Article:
Kia Radovanovic, who grew up spending time on her family’s farm in Serbia, has been asking questions about animal cognition all her life, and she shaped her Wooster experience to match that interest. “I love finding out how animals’ minds work. This is the kind of work that I’ve always wanted to do and want to keep doing in the future,” she said. Her passion for working with animals led her to work with Associate Professor Claudia Thompson on a study that “looked at whether dogs have a sense of fairness or justice.”
“It’s not often among psychology majors to have a student walk in and describe a keen interest in exactly what I do as a comparative psychologist—study animal behavior,” said Thompson. “She appreciates that people make many inaccurate assumptions that both underestimate the sentience and emotional complexities of nonhuman animals or overestimate them.” Radovanovic sees these assumptions as an ongoing challenge in animal cognition research. “It’s so easy to misinterpret animals because that’s how you’d interpret humans, but it doesn’t actually apply to them,” she said. “We have to be strict about separating what could be simple instinctive mechanisms versus higher cognitive abilities, especially when we’re comparing them to humans.”
Throughout her four years at Wooster, Radovanovic found herself becoming comfortable with all aspects of the research process. “I felt very prepared for lit reviews and was always keeping an eye out for holes in the research for something I could do,” she said. “It surprised me in the end how easy it was to find my own question that had a real basis in comparable studies.” For her study, she looked at inequity aversion in dogs—“having a negative reaction to unequal treatment.” Seeing several similar studies in her research, she focused mainly on “whether familiarity of experimenter (or having a bond with the person) is going to impact their behavior more than with a stranger.”
For her four-legged subjects, Radovanovic appealed to faculty and staff from the College community to participate in the study, and she compared how their dogs reacted to unfair treatment from her compared to unfair treatment from their owner. “One dog serves as the partner or comparison for the dog that’s being tested (the subject),” she explained. Under the condition and not the control, Radovanovic or the dogs’ owner would reward the partner dog for giving their paw but would not reward the subject dog. Throughout the testing, Radovanovic measured the dogs’ responses, “Stress was a great indicator. Some dogs keep giving paw on first command, but I can see them starting to pant, whine, or pace,” she said. “It was funny to see even if they turn away from me because I’m not rewarding them, once they hear me talking to the other dog they immediately turn around and watch the other dog being rewarded.”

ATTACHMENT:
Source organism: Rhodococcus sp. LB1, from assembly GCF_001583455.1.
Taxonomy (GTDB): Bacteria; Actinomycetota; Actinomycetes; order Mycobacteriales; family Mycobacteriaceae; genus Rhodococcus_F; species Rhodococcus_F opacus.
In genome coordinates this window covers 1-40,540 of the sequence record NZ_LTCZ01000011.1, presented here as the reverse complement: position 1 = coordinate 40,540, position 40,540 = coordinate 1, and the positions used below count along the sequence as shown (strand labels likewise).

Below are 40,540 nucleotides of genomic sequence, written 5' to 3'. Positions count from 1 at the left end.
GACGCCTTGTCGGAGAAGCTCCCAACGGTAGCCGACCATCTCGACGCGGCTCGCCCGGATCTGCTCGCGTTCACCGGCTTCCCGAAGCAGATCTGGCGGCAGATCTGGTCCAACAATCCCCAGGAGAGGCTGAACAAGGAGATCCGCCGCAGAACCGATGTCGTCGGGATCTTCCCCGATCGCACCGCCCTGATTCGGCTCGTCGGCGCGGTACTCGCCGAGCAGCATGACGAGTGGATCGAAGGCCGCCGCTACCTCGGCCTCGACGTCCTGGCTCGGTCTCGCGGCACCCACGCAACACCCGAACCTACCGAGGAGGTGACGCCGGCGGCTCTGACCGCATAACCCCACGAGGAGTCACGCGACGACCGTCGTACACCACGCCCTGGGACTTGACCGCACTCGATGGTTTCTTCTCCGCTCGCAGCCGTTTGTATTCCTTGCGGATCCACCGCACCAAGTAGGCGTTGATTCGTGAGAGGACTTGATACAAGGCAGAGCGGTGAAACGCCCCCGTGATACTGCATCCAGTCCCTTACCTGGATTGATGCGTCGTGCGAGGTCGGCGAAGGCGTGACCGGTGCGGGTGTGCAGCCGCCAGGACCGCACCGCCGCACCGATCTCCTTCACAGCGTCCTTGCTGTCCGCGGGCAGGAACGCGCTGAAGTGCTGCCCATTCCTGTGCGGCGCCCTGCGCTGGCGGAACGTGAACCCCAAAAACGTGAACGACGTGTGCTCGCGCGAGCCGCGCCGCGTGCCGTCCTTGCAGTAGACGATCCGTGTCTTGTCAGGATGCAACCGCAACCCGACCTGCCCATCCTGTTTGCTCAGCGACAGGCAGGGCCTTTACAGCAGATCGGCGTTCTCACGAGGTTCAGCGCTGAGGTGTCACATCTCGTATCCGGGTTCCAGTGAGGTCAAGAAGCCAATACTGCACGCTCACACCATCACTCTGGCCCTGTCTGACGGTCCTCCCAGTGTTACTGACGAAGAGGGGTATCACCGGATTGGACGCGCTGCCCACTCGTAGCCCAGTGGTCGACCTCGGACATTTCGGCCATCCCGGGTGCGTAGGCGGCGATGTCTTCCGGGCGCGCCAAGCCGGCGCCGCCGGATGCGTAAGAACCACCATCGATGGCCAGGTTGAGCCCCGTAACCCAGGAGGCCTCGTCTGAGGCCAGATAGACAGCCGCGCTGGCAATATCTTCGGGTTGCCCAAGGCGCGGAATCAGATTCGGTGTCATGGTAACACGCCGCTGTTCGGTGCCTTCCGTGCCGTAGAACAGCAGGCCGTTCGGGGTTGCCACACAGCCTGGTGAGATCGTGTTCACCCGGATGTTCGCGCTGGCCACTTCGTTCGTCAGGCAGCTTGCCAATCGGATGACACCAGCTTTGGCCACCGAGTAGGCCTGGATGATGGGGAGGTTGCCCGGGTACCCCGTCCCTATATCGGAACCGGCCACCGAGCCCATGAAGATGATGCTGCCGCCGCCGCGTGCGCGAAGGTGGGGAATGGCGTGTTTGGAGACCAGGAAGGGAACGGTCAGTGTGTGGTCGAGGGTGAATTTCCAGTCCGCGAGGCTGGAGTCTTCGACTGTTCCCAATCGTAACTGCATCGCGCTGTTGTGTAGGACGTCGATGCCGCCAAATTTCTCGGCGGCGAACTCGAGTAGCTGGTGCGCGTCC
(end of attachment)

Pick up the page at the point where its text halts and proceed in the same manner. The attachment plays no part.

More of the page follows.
Though her study supported research that dogs respond negatively to unequal rewards, with only eight participants, Radovanovic recommends a larger study to further explore the effects of their familiarity with the experimenter. “The dogs’ personalities really dictated how they responded. A much larger sample size could nullify the extreme personalities and outliers that had a strong impact on data.” With these experiences as an undergrad, Radovanovic plans to continue her work in animal cognition research as she determines a focus for a doctoral program.